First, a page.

Workers at Tirumala Tirupati Devasthanam Allege Underpayment, Mistreatment

The temple hires only contract workers, and then takes no responsibility for how they are treated.

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Tirupati: Kranti, a facility management services (FMS) employee, has worked in Tirumala for the last 19-20 years. When she joined, her monthly salary was Rs 1,500; now it’s Rs 6,000 – much below the minimum wage she is entitled to. Even this amount, workers say, is not guaranteed as they are not directly employed by the TTD (Tirumala Tirupati Devasthanam) but through contractors. They are thus paid only for the days they are offered work by the contractors – and are getting as little as Rs 2,500-3,000.

“TTD employees voted en masse for the YSR Congress Party during the 2019 assembly polls, as the current chief minister, Y.S. Jaganmohan Reddy, promised to implement a time scale in three months during his padayatra (Jagan had embarked on a statewide tour on foot a full one year before the polls). It has been three years since then and the promise remains unfulfilled,” rues Swathi, another FMS worker.

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To make matters worse, when 4,500 of these workers went on strike for 13 days from November 27 to December 14, the administration refused to recognise them as their employees and chided them for creating a nuisance. Adding insult to injury, they were forcefully evicted from the strike spot on December 10, international Human Rights Day, on the eve of the TTD board meeting on December 11.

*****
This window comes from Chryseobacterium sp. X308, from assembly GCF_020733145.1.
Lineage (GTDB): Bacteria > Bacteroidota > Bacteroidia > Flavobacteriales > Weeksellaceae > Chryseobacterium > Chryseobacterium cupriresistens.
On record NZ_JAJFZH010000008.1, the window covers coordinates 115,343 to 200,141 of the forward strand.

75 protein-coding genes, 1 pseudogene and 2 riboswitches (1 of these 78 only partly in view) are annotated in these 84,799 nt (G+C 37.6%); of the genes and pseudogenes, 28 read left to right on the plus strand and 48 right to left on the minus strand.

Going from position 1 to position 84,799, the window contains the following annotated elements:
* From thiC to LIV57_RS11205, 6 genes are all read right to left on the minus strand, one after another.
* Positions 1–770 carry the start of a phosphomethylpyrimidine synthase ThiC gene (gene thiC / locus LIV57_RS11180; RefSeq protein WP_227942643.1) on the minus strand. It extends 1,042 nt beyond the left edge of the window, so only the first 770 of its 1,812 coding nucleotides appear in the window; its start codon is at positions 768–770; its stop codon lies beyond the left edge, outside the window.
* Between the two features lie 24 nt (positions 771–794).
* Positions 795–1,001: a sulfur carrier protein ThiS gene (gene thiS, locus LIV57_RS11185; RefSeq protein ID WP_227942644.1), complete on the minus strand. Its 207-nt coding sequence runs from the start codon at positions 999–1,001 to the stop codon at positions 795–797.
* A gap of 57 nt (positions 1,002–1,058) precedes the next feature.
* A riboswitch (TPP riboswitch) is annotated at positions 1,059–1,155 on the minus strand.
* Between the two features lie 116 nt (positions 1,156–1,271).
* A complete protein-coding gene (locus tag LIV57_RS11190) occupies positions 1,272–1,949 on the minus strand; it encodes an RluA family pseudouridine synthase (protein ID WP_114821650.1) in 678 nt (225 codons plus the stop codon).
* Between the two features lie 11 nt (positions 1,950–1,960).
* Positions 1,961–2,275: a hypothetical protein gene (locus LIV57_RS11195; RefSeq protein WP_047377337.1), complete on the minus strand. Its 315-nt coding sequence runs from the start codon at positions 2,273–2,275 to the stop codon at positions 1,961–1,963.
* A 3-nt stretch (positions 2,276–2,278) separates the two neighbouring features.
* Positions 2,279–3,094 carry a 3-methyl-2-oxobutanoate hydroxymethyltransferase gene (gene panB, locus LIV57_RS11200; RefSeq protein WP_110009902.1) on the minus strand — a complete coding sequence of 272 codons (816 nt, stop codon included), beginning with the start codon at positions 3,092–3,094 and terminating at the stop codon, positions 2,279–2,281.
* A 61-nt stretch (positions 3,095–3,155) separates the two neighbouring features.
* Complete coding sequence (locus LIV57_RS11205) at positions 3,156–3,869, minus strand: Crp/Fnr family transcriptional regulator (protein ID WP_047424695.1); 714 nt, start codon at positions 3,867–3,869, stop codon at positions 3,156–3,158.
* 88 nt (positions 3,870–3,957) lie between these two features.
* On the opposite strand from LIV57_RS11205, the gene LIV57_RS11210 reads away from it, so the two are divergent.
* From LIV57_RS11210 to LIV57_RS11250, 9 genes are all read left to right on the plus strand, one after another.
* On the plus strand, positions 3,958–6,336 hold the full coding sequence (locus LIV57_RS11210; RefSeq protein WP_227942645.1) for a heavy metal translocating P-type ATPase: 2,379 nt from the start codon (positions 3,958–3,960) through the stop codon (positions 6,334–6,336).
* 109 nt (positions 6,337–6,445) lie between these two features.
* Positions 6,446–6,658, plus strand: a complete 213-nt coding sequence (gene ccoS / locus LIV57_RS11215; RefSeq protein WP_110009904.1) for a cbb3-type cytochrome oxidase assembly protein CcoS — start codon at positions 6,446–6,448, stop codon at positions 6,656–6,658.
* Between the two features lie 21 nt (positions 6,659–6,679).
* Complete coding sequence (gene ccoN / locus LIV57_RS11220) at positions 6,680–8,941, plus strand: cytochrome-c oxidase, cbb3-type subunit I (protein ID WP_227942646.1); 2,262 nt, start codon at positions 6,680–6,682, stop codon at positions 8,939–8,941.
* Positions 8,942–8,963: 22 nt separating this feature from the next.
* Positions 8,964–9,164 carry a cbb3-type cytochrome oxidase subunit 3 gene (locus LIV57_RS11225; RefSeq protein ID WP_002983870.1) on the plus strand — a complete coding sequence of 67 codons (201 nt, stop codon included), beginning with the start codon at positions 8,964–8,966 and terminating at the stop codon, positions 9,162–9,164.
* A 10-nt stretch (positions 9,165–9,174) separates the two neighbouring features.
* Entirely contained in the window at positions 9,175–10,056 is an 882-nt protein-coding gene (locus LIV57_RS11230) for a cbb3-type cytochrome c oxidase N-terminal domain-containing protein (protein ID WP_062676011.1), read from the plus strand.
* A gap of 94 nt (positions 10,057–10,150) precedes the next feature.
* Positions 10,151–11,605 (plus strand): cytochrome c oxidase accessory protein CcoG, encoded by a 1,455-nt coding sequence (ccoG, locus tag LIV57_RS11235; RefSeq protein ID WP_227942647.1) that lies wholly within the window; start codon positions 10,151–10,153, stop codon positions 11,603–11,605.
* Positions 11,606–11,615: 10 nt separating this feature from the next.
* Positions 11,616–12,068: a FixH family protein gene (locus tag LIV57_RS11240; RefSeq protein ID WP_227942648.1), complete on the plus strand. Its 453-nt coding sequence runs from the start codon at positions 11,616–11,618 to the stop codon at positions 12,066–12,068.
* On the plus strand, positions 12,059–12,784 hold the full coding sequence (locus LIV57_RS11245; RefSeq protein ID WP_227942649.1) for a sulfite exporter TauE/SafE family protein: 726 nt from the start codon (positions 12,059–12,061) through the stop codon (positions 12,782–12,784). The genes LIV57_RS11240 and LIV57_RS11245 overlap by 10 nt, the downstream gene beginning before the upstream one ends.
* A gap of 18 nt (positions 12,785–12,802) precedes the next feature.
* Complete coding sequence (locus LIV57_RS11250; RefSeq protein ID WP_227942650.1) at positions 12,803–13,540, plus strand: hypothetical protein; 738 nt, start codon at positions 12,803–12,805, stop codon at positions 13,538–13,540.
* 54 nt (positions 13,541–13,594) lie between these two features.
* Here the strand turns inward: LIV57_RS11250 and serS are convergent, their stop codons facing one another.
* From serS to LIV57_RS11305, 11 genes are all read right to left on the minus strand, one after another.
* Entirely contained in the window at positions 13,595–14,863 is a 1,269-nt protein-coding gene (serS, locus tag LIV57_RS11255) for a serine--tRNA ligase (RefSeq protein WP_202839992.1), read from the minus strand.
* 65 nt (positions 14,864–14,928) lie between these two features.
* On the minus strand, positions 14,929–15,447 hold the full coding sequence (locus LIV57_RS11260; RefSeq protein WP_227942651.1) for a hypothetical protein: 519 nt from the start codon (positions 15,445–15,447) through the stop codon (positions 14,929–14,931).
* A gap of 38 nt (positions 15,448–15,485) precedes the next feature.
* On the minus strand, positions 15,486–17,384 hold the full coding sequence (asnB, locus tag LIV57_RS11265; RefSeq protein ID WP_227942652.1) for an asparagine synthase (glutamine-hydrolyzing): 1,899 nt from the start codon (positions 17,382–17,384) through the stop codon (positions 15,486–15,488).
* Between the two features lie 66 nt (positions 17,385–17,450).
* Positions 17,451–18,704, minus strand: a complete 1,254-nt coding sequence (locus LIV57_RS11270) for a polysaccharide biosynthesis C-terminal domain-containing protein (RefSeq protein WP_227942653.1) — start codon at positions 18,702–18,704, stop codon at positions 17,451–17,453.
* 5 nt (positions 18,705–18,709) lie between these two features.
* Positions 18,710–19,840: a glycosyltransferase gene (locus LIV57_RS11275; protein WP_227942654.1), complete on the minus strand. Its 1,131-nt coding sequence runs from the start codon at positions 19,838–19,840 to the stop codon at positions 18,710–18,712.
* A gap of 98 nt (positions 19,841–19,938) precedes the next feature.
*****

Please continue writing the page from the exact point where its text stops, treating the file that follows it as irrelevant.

The difference between the salary of contract employees and regular employees of the TTD in the table below shows a clear violation of ‘equal pay for equal work’.

The TTD stopped employing staff on a permanent basis in 1991. It recruited staff only once after that and currently has 14,211 people working on contract, outsourcing, piece rate, programme based and other parameters. It employs nearly 1,140 barbers who tonsure the heads of people on piece-rate basis at Rs 11 per head (increased to Rs 15 after the strike).

Some of these workers told The Wire that for seven years, they worked without any salary and had to survive on doles by devotees. This, not surprisingly, had led to allegations of the staff demanding money from devotees. The piece-rate payment system was started for them five years ago. The temple was projected to earn nearly Rs 106.75 crore from the sale of the hair received in this process in 2020-21.

Work contract system the bane of FMS staff

The FMS staff constitute those who clean the guesthouses owned by the TTD in Tirumala and Tirupati. The condition of FMS staff worsened after the introduction of work contract system, by which the TTD assigns task of maintaining the guest houses to the lowest bidder. The staff are paid by the contractors, who receive payment from the TTD. This leads to the contractors cutting costs by employing less staff to complete the same task, to improve their own margins.

“Thus, the FMS staff who are paid Rs 300 per day after cutting ESI and PF manage to barely earn Rs 4,000 to 5,000 per month. The condition of workers would improve if the TTD hires these employees directly through its own corporation instead of giving a cut to the contractors,” said T. Subramanyam, general secretary, TTD Contract Employees and Workers’ Union.

FMS workers employed by the TTD contractors at their meeting on December 11 in Tirupati, Andhra Pradesh. Photo: G. Ram Mohan

Seventy percent of the FMS employees are women. They are have no job security when the contractor changes every three years. In 2020, some 1,400 of them lost jobs. Denied even a separate place to change their clothes for work, they continue to work for these meagre wages with the hope they will be given time scale (this includes basic pay, dearness allowance and house rent allowance) or absorbed at a future date on a permanent basis, he added.

Bid to continue exploitative contractual system